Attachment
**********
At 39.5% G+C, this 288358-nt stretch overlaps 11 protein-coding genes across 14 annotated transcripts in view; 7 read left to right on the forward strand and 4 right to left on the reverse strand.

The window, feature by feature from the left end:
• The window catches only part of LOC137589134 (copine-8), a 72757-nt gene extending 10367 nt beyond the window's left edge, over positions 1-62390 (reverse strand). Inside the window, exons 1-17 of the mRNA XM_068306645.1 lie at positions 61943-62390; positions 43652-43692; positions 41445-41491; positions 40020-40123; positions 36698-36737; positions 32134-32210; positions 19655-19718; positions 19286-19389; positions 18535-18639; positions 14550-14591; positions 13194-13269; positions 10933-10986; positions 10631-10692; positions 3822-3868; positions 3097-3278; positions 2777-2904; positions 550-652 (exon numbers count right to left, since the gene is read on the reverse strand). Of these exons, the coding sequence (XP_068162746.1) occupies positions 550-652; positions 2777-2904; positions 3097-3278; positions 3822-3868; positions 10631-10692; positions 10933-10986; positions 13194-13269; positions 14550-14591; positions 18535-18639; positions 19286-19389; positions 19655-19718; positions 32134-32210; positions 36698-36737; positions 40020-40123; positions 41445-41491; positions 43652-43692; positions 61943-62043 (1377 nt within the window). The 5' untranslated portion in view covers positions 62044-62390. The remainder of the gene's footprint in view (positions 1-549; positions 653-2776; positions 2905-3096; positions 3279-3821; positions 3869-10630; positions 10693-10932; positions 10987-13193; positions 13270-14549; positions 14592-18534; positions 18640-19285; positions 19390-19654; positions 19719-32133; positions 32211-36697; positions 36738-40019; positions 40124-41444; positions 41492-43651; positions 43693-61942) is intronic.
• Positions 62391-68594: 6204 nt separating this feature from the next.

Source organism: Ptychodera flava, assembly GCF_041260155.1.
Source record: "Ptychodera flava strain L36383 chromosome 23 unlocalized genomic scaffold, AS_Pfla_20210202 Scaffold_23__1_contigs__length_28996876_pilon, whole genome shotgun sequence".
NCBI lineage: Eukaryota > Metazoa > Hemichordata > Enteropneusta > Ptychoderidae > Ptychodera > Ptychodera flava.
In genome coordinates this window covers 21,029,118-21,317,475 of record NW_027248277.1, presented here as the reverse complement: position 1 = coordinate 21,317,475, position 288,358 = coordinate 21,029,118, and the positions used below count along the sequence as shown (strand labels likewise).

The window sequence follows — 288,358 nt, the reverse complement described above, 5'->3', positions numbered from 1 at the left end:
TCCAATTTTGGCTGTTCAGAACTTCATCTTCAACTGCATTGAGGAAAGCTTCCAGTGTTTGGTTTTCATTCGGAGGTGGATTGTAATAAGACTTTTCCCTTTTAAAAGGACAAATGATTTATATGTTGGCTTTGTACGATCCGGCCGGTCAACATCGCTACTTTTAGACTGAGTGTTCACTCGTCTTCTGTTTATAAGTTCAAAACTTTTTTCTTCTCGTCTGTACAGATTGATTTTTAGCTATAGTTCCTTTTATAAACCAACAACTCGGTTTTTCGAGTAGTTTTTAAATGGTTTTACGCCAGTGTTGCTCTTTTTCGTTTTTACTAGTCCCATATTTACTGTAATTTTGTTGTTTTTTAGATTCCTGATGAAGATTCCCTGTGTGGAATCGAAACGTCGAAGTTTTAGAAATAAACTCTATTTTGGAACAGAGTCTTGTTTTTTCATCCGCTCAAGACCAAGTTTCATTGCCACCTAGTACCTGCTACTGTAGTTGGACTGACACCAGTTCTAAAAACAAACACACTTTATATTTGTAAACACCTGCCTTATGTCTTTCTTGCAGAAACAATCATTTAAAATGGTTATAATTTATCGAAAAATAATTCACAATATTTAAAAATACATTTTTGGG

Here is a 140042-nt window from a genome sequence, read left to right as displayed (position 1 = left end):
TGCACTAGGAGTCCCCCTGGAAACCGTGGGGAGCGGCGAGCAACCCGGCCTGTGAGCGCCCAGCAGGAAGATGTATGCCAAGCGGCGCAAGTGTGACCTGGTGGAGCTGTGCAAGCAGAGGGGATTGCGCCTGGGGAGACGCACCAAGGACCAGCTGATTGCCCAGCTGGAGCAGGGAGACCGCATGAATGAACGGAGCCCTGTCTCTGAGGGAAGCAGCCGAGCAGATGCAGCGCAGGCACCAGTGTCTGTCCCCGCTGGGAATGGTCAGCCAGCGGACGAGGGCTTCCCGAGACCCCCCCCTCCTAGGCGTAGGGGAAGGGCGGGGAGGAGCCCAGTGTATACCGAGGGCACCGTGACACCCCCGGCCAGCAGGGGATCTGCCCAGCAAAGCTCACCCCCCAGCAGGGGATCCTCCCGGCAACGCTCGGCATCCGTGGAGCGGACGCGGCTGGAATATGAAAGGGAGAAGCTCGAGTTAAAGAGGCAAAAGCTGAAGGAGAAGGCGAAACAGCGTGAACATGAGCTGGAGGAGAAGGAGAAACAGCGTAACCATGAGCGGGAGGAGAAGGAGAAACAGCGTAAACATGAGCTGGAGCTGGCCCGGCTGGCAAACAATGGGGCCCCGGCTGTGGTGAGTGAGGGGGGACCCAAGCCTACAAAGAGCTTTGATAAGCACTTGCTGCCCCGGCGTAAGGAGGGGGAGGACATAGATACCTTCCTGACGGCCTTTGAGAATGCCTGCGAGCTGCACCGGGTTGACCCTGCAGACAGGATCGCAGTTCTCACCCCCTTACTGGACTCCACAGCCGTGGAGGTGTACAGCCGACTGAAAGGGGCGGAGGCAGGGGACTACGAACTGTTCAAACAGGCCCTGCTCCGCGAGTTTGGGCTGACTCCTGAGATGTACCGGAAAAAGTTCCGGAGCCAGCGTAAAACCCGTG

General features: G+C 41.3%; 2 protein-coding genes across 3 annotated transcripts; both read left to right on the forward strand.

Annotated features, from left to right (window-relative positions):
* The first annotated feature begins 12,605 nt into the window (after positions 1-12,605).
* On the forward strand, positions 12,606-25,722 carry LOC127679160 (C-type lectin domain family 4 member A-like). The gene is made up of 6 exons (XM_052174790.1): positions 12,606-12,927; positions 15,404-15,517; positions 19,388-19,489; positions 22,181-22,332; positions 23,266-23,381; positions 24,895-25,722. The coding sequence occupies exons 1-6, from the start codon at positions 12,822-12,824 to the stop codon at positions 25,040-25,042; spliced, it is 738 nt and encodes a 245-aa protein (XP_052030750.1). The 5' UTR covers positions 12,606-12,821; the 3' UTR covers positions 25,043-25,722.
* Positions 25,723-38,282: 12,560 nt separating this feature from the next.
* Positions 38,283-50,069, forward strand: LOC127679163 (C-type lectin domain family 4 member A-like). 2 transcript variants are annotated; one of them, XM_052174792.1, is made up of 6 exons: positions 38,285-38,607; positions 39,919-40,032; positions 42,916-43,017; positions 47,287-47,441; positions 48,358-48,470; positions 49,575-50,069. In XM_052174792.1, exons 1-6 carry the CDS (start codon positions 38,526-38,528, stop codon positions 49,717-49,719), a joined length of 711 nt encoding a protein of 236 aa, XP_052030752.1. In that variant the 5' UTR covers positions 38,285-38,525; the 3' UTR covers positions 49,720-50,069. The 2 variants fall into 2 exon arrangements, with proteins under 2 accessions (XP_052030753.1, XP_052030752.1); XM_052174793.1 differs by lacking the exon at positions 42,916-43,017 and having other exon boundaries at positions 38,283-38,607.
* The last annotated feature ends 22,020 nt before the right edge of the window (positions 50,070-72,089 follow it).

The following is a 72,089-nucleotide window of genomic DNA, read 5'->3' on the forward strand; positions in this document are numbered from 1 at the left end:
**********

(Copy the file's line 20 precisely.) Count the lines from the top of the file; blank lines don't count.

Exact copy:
The following is a 72,089-nucleotide window of genomic DNA, read 5'->3' on the forward strand; positions in this document are numbered from 1 at the left end: